The gang’s app is building up momentum—as Jared says, “We may not be a global epidemic yet, but we’ve leapt from bat saliva to humans and we’ve just killed our first few villagers!” This, however, puts Pied Piper in the crosshairs of an attorney who’s taken up patent trolling.
Patent trolling is an annoyance on top of an already contentious issue: the idea that software can be patented at all. It wasn’t until the mid-1990s that the United States Patent and Trademark Office began issuing software patents—before then, the software business was doing just fine by protecting their work as trade secrets. But the overworked office started churning them out without enough vetting—issuing more than 40,000 in 2013—and many of them are so broad as to be laughable. On the show, the patent in question covers the storage of files on a network, which actually isn’t all that silly—this month, the EFF named a patent on storing files in folders its Stupid Patent of the Month. First-wave Internet billionaire Mark Cuban—the less foul-mouthed inspiration for Silicon Valley's “Radio on the Internet” guy Russ Hanneman—has endowed the EFF's “Mark Cuban Chair to Eliminate Stupid Patents” to track down and invalidate the worst offenders.
Large companies have started to lay off aiming weaponized patents at each other—except when it comes to smartphones—but a cottage industry of small-time patent trolls persists, and—as on the show—it’s often cheaper to just pay up than to fight it. In “The Patent Troll,” Richard tries and fails to unite a group of startups to slay the troll, then hoodwinks him into backing off with a bit of copyright blackmail—but still ends up with a legal bill that rendered the whole thing moot.
Back at the house, Gilfoyle has latched onto some issues that are near and dear to my heart—the wasteful side of the Internet of Things, and the tendency of modern user interfaces to be pointlessly glib and folksy. Jian-Yang has bought himself a $14,000 smart fridge, which offends every fiber of Gilfoyle’s being. First, by its very uselessness: “All it needs to do is keep my fucking beer cold.” And second, by a conversational interface inspired by Eddie, the relentlessly chipper shipboard computer from Hitchhiker’s Guide to the Galaxy. (IMDB hasn’t been updated yet, but it sounds like this smart fridge has the same voice as the Carl's Jr. dispenser robot in Idiocracy.)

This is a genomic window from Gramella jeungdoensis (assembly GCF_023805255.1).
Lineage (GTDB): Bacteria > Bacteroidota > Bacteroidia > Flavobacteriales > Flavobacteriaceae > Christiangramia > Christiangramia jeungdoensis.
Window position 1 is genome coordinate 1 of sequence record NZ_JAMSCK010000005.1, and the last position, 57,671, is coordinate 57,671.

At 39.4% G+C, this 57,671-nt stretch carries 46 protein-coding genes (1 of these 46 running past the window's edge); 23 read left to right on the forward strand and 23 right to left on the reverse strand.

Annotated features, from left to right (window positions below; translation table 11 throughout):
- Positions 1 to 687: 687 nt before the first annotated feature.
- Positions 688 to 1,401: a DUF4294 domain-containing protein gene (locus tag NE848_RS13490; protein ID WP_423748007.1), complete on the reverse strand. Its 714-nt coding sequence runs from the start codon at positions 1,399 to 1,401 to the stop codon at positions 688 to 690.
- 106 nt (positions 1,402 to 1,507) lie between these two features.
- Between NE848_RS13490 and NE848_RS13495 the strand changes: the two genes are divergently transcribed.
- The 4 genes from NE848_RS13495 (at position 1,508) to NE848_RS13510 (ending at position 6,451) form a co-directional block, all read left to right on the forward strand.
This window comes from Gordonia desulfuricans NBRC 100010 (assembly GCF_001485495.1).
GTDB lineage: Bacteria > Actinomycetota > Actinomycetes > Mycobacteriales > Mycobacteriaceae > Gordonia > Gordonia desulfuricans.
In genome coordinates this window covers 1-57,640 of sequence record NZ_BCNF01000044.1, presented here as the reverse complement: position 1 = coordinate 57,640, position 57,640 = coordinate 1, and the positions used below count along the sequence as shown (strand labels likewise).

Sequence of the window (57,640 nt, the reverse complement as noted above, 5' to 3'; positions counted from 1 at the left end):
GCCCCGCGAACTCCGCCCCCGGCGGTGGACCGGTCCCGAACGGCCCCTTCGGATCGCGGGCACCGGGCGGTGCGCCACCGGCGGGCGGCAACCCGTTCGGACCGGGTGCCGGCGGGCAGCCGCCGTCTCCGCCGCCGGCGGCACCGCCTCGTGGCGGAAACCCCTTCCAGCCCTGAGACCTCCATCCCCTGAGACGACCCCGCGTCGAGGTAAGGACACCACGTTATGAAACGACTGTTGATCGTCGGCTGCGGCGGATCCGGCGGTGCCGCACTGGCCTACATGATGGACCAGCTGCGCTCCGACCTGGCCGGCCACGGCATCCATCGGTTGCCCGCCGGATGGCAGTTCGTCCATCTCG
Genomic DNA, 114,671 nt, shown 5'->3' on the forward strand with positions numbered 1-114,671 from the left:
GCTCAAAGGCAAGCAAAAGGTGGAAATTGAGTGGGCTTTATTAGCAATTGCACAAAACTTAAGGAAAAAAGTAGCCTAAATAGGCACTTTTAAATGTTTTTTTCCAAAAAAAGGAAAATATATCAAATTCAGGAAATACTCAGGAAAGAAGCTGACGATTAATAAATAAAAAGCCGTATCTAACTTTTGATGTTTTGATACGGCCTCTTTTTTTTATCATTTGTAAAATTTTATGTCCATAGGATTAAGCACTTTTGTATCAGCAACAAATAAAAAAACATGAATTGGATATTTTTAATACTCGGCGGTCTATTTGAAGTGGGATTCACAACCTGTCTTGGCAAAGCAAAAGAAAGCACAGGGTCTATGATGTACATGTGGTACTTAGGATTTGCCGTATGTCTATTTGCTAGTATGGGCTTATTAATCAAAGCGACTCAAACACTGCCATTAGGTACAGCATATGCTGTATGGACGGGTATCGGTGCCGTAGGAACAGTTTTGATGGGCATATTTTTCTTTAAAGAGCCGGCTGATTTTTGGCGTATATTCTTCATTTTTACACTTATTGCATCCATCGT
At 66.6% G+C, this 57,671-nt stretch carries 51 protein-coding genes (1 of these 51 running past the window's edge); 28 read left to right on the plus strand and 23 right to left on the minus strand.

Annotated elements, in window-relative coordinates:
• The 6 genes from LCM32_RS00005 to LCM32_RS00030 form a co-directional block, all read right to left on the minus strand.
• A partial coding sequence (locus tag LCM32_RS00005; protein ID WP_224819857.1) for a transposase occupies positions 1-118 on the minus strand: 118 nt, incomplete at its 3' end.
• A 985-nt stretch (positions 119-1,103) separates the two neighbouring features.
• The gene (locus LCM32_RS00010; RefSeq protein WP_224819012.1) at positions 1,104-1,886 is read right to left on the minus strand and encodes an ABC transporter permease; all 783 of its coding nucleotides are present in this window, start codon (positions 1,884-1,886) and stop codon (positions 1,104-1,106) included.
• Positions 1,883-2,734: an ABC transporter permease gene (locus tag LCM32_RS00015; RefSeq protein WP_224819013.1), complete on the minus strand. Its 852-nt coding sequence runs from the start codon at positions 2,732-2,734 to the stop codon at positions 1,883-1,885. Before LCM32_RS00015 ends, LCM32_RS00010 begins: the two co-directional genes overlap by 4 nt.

“This is solutionism at its worst,” he says. “We’re dumbing down machines that are inherently superior.” Dinesh pushes back on this, noting that Gilfoyle’s trusted server is named Anton. “But Anton doesn’t call me anything. He grimly does his work, then he sits motionless until it’s time to work again. We could all take a page from his book."
Skeuomorphism came in handy when things like graphical interfaces and touchscreens were new and unfamiliar. But I think we’re all pretty familiar with computers by now. Nobody got confused when Apple ditched all the green felt and wood in iOS. Thankfully, the current generation of conversational interfaces hasn’t gone full EddieAlexa, Cortana and Google Home sound sufficiently human without trying too hard—but textual skeuomorphism lives on, annoyingly, in many of our apps and Web sites. For example, this is how my Internet-connected sous vide cooking gizmo tells me my steak is done:
Shut it. I’m an adult, you’re a thermostat. We’re not pals. Would a nuclear plant talk to us this way? “Ruh-roh, the reactor coolant pressure is below the minimum safety threshold—did somebody say ‘meltdown’? Y’all better skedaddle!"
Anyway, Gilfoyle does the Dark Lord’s work and bricks the thing. He does this with some help from Anton, but he could have rented time on a botnet to brute-force the refrigerator's password—a botnet that, ironically, consists of hacked smart fridges.
By the way, the very idea of a smart fridge seems pretty wasteful. Manufacturers would be delighted if we replaced our appliances as often as we replaced our mobile phones. While a “dumb” refrigerator will keep your shit cold for decades, a “smart” refrigerator will require software and hardware updates to keep it from forgetting what your food looks like or getting bricked by Moldovan teenagers—and eventually it will make more sense to just “subscribe” to your fridge and pay for it forever.
Footnote: Silicon Valley (the show) has touched many times on gender bias in tech, and in “The Patent Troll” this continues as Erlich actually mansplains mansplaining to Laurie and Monica before attempting to bro down with a VC basketball team. In that vein, here’s another point about tech being a rugged career for manly men: Jean Sammet, co-creator of the COBOL programming language that dominated the business world for decades and probably still manages your bank accounts today, passed away last week after a short illness. She was 89.